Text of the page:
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The House Judiciary Committee met with an emboldened Attorney General Merrick Garland, who vigorously defended his department and the handling of a high-profile investigation into the president’s son that has become central to the GOP’s impeachment inquiry.
Garland’s first appearance before the panel since the GOP takeover of the House showed an attorney general eager to defend the Justice Department (DOJ) against claims of politicization that Republicans have placed front and center.
For Republicans, the hearing was an opportunity to fuel one query in its two-prong impeachment probe — special counsel David Weiss’s and the Justice Department’s handling of the investigation into Hunter Biden.
But in a brief remark to a question from a lawmaker over whether the GOP “rhetoric regarding the Biden case has any basis in reality,” Garland broadly denied the Biden investigation was stalled or limited due to political considerations.
“No it does not,” he replied.
Garland denies any interference with Weiss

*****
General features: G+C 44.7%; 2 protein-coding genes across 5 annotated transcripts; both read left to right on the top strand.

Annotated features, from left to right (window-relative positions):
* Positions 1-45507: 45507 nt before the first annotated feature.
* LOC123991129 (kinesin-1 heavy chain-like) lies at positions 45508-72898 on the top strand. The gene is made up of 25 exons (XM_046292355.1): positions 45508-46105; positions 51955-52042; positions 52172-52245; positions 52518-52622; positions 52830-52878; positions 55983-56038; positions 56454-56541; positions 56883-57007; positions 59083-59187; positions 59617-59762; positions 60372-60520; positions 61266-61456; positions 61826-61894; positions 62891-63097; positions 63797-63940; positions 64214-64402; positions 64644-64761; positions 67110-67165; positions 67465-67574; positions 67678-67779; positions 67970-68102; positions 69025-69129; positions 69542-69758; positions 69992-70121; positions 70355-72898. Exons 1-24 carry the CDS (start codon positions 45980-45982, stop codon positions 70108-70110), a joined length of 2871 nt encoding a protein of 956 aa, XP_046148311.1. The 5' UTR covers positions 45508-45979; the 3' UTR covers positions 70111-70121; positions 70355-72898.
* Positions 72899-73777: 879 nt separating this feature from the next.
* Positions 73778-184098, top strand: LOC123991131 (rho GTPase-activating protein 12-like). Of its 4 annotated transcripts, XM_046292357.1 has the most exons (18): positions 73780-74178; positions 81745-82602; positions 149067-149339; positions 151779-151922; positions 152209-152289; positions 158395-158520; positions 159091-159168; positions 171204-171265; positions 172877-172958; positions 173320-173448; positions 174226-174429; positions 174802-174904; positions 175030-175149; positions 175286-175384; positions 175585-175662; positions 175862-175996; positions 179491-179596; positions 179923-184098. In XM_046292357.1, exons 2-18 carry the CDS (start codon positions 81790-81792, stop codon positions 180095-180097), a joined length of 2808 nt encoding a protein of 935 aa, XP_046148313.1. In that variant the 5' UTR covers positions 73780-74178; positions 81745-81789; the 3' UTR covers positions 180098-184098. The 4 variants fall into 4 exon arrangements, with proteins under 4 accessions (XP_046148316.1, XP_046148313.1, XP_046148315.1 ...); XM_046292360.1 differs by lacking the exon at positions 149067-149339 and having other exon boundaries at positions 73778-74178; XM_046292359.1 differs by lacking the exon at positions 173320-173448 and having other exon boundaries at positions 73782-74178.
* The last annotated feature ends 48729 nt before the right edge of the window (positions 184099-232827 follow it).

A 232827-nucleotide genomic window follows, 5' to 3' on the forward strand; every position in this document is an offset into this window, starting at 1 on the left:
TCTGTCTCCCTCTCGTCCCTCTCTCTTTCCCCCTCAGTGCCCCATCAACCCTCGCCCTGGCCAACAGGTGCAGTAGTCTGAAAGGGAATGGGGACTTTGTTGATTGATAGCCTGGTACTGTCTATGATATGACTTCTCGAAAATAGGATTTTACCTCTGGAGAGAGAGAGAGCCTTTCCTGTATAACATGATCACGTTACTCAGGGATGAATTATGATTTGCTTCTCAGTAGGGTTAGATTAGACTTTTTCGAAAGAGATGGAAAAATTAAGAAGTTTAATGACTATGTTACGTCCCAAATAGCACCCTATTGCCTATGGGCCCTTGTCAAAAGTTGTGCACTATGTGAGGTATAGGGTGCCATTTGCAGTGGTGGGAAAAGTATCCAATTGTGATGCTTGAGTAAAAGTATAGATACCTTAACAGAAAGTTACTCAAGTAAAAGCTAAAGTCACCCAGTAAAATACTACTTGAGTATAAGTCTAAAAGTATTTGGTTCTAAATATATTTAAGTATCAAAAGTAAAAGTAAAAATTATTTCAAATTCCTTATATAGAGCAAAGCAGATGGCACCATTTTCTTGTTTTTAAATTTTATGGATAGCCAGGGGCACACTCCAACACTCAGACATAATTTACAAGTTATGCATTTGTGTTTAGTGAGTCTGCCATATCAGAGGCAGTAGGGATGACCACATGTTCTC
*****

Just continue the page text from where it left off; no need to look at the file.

Much of the GOP concern over the Biden case stems from testimony of an IRS whistleblower, Gary Shapley, who served as an agent on the case, telling lawmakers he believed the case was slow-walked by overly passive prosecutors.
They also center on claims from Shapley that Weiss sought — and was denied — special counsel status after failing to secure backing from U.S. attorneys in other districts from partnering in bringing tax crimes charges against Biden.
The hearing drilled down on arcane procedures for extending a U.S. attorney’s jurisdiction and the process for bringing joint cases with other prosecutors — details that have become newly relevant as the GOP alleges prosecutors were hamstrung from bringing charges.
It’s a depiction of Weiss that conflicts with another GOP concern — that Weiss mismanaged the investigation as a reflection of the broader politicization of the Justice Department.